Chapter 4: The Role of the Public Prosecutor in Korea: Is He Half-Judge?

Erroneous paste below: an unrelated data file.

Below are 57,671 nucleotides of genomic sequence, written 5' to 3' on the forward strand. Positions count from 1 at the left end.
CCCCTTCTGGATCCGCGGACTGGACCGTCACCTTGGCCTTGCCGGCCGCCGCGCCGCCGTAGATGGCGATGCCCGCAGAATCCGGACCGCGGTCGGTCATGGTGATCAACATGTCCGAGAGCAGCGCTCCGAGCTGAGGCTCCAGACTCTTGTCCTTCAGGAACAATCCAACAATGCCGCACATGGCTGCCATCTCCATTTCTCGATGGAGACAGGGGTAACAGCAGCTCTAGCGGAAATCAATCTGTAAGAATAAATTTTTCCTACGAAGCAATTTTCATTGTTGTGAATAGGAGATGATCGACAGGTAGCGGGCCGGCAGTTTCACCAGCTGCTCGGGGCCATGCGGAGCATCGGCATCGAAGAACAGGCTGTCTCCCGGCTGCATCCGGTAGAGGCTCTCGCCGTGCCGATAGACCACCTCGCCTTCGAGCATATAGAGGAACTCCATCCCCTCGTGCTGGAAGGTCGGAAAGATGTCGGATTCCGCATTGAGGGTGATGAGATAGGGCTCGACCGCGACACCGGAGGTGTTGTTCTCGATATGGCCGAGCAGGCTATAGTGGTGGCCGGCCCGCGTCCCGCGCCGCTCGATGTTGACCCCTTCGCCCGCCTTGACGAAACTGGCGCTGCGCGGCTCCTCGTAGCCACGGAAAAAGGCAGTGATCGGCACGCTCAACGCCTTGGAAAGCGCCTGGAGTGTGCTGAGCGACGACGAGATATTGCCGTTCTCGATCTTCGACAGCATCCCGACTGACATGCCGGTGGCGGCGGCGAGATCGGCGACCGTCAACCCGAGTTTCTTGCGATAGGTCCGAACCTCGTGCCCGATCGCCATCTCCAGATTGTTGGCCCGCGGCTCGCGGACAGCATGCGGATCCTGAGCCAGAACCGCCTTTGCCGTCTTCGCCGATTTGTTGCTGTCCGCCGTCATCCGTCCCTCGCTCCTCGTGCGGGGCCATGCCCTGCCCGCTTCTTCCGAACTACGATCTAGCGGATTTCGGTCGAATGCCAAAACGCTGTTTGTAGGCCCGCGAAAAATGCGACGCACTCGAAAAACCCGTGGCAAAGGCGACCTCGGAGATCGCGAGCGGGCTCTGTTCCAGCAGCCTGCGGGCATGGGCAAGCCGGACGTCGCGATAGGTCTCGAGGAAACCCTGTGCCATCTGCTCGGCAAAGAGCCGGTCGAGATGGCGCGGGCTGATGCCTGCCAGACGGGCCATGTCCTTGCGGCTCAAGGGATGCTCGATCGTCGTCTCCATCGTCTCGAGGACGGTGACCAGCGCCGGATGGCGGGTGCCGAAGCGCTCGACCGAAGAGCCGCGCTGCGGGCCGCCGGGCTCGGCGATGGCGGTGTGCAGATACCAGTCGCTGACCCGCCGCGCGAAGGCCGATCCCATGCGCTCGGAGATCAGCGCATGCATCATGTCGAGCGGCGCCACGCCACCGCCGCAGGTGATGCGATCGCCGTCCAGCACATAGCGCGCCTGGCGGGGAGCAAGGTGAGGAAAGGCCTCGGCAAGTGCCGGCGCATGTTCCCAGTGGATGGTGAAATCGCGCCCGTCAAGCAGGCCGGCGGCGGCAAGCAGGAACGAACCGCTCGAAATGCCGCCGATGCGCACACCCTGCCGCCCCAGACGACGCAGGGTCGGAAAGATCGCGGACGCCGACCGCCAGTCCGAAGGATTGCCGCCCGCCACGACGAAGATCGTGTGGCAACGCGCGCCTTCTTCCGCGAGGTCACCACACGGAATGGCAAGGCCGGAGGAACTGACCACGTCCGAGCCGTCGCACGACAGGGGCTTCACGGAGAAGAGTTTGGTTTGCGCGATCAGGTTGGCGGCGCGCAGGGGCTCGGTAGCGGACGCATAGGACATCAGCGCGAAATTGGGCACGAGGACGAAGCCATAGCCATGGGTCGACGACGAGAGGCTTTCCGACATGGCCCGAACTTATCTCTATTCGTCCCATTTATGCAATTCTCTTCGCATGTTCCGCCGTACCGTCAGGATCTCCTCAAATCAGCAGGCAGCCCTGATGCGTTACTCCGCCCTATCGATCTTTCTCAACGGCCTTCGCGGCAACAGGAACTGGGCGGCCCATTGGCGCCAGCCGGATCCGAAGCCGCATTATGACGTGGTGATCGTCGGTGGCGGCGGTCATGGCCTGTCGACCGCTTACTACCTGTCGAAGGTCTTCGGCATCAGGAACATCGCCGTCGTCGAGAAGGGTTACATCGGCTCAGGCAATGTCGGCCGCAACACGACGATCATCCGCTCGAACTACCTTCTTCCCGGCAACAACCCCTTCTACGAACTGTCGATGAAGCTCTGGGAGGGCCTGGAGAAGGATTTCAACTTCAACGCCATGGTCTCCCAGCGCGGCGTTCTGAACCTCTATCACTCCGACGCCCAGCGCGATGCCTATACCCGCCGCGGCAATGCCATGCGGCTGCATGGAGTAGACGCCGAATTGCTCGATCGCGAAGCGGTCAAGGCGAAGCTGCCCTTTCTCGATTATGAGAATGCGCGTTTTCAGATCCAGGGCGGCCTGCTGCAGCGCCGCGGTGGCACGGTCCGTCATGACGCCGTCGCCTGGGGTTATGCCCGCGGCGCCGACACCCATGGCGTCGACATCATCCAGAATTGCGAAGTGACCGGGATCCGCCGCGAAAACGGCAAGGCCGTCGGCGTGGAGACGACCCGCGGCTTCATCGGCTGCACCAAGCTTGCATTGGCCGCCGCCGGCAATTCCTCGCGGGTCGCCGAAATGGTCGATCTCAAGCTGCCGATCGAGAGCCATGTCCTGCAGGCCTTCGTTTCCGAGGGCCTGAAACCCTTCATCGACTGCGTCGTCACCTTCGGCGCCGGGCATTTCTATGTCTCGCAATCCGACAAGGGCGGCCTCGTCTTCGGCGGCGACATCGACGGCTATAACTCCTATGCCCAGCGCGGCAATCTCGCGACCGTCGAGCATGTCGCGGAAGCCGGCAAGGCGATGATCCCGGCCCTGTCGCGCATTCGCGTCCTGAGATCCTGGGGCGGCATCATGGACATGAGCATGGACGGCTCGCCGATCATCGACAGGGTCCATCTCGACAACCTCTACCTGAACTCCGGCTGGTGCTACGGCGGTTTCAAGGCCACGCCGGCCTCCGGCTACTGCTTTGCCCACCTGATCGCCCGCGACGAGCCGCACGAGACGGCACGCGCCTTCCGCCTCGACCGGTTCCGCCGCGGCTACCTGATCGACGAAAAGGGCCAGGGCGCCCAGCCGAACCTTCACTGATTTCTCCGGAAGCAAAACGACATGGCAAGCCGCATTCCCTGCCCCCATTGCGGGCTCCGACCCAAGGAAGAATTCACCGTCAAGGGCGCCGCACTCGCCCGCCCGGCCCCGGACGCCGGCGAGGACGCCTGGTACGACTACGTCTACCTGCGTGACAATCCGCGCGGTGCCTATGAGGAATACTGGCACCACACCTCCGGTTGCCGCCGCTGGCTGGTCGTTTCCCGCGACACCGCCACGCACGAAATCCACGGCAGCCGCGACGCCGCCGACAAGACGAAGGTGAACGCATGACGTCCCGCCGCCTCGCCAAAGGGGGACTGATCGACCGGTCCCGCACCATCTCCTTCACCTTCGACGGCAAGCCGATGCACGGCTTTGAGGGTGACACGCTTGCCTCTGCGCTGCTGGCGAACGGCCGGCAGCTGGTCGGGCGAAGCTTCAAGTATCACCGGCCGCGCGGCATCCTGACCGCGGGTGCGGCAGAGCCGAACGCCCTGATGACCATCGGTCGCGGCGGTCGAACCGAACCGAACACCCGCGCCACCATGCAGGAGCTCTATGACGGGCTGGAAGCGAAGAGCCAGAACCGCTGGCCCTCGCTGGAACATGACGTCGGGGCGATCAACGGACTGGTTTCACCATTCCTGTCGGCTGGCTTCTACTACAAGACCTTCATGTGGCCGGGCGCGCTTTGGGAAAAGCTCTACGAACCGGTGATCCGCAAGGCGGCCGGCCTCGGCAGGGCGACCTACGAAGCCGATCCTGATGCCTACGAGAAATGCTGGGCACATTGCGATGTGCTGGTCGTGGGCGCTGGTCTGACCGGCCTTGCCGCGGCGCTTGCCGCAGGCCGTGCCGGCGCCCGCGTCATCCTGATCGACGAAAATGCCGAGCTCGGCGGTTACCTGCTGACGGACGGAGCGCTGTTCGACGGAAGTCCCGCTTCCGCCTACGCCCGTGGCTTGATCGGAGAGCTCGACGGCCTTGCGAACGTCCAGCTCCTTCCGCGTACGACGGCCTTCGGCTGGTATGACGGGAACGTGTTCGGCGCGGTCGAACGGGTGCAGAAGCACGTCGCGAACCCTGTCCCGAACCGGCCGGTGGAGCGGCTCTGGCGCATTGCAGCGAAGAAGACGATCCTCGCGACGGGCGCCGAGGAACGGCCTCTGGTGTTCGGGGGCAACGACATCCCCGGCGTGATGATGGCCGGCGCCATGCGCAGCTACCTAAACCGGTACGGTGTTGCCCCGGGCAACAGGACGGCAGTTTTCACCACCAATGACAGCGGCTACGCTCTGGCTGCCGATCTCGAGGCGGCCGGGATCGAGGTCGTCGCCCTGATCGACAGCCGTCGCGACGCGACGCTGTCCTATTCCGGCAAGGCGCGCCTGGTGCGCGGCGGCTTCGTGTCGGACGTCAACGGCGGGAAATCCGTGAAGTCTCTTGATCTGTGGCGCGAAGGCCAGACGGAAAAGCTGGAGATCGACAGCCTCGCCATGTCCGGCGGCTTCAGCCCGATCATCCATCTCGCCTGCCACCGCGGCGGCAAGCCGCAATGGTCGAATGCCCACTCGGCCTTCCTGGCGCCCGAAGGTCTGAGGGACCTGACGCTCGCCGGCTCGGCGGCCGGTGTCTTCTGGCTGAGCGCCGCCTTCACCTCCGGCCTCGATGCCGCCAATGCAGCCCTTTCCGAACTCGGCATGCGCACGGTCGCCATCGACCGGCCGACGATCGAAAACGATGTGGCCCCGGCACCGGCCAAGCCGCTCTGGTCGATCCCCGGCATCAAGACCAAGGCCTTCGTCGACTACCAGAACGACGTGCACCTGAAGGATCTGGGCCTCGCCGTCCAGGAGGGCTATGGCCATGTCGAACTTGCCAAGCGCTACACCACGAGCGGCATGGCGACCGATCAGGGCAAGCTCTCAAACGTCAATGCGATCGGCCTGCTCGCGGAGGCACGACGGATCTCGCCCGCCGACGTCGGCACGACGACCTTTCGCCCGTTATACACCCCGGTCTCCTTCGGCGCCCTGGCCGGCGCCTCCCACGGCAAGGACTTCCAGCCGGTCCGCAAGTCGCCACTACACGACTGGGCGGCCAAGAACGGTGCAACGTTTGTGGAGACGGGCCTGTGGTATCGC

Heekyoon Kim* I. INTRODUCTION The following comment, though not the result of an empirical survey, shows what ordinary people think of legal professionals: [N]eutrality had been associated primarily with judges and was thought to describe a trait that distinguishes judges from lawyers. The emerging notion of prosecutorial neutrality recalls the traditional conception of prosecutors as ‘quasi-judicial’ officers. It emphasizes the distinction between prosecutors and lawyers for private parties.1 To summarize roughly, the public does not care much about how lawyers act in public or out of sight because they are believed to be no more than surrogates for private parties. However, with regard to the behaviors of the quasi-judicial officers or judicial officers, taxpayers expect a lot: they hope that a judge would be neutral and that a prosecutor would be nearly as neutral as the judge. Korean prosecutors have recently been the key target of the governmentoriented reform project.2 They have been considered one of the most powerful legal professions in Korea for more than a half century after the emancipation from Japanese colonization. Reformers are complaining that the Korean prosecutors did not seem to be sufficiently neutral. They ‘have been criticized for their reluctance to investigate corruption cases involving powerful politicians or high-ranking government officials, or for their politically * Parts of this chapter were originally published as The Role of the Public Prosecutor in Korea: Is He Half-Judge?’ 6 Journal of Korean Law 163. 1 Bruce A. Green, Prosecutorial Neutrality, 204 Wis. L. Rev. 837, 839...
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